GARY, Ind. - Gary city officials joined United Methodists from across the state on Sunday, Oct. 7, to announce that the city will turn the Old City Church site into a ruin park with garden.

The former First United Methodist Church of Gary abandoned the building in 1975. The remains of that once-proud building have stood for more than 30 years as a silent and unsightly testimony to the results of racism, urban decay and the blight caused by fear and abandonment.

According to Christopher Meyers, director of planning for the City of Gary, everything north of the sanctuary and bell tower will be demolished to provide for residential parking space and a small park leading into a garden which will be planted inside the walls of sanctuary structure. The bell tower also will be repaired to remain with the national's first ruin park of its kind.

According to Meyers, demolition of the church was scheduled to happen this construction season but was held up by financial difficulties caused by the property tax crisis. He hopes the demolition will proceed later this fall or sometime next spring.

Meyers said the church was built in 1925 by the architectural firm of Lowe and Bollenbacher of Chicago and cost $650,000. This is the same firm that designed Memorial Union at Indiana University in Bloomington.


Preceding the announcement, the Rev. Michelle Cobb, superintendent of the Calumet District, led an hour-long service of "Repentance, Reconciliation and Appreciation" at the corner of Washington and Sixth Street, site of the former First UMC known as City Methodist Church and one of the largest Protestant churches in Middle America with more than 2,800 members during the mid-1950s. It was closed in 1975 with 200 members.

"What we are trying to do is publicly acknowledge the reason why the church closed in 1975 was principally racism, fear, apathy and lack of vision. We are coming back to repent for that sin before God and also through this service to recognize that we are reconciling a relationship with the city of Gary," said Cobb.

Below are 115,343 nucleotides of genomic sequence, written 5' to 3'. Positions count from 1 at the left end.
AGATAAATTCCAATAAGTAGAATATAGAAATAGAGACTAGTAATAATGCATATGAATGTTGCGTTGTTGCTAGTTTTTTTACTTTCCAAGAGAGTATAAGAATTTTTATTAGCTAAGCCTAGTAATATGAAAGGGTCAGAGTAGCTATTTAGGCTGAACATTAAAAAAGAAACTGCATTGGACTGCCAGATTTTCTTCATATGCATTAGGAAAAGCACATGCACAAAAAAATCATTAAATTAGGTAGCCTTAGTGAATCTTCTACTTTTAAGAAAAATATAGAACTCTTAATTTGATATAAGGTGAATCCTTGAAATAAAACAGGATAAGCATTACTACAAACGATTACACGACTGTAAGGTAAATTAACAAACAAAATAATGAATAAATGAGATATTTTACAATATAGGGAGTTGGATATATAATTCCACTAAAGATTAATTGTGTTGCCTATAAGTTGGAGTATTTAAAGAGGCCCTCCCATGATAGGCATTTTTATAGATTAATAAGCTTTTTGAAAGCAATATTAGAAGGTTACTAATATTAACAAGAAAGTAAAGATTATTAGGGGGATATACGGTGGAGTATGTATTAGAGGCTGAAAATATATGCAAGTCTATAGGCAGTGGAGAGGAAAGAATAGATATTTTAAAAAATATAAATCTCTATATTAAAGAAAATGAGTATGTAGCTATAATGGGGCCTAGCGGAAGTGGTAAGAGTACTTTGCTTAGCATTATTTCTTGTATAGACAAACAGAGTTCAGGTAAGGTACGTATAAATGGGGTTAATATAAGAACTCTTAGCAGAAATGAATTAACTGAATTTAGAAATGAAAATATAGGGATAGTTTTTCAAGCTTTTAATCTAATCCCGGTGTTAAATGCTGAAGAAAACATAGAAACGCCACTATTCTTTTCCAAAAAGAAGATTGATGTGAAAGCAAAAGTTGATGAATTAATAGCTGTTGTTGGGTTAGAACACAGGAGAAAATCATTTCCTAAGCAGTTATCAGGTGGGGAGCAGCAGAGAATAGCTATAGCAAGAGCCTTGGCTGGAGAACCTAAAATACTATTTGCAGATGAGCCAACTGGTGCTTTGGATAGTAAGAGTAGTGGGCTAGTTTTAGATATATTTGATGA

Former members, pastors, district and community leaders plus other participants shared their hope for the future of Gary and United Methodist ministries in particular.

During the service, Bishop Mike Coyner spoke about the future and planting seeds of hope using mustard sees as an example of hope.

He said, "We are here not to blame, but to repent. We are here to learn from our mistakes. We are here to lament and shed some more tears."

Seeds of hope

Coyner further told the 150 participants who came, "This structure reminds us of our greatest failure but it could motivate us to our greatest success. We can be these seeds of hope."

Participants confessed United Methodists allowed racism and fear to destroy a congregation. Organizers gave participants a swatch of burlap to remind them of repentance, which they exchanged during the service for a package of flower seeds to plant and grow in order to bring back and plant in the ruin garden next year.

The idea for the service began with the Rev. David Schrader, previous Calumet District Superintendent now senior pastor of Grace UMC in South Bend. Cobb continued those plans.

The Rev. Floyd Blake, retired and a former pastor of City Church from 1972 to 1973 was on hand for the service and told Together that during his tenure he observed a major shift in the neighborhood population and a congregation that went from 990 members to 200 members in a year. He said it took $38,000 a year just to keep the doors open, and a congregation that small could not keep the doors open, so they closed. He was appointed to the church to revitalize it during a period that observed more than a 10 percent shift in its population, but he arrived too late to make a difference.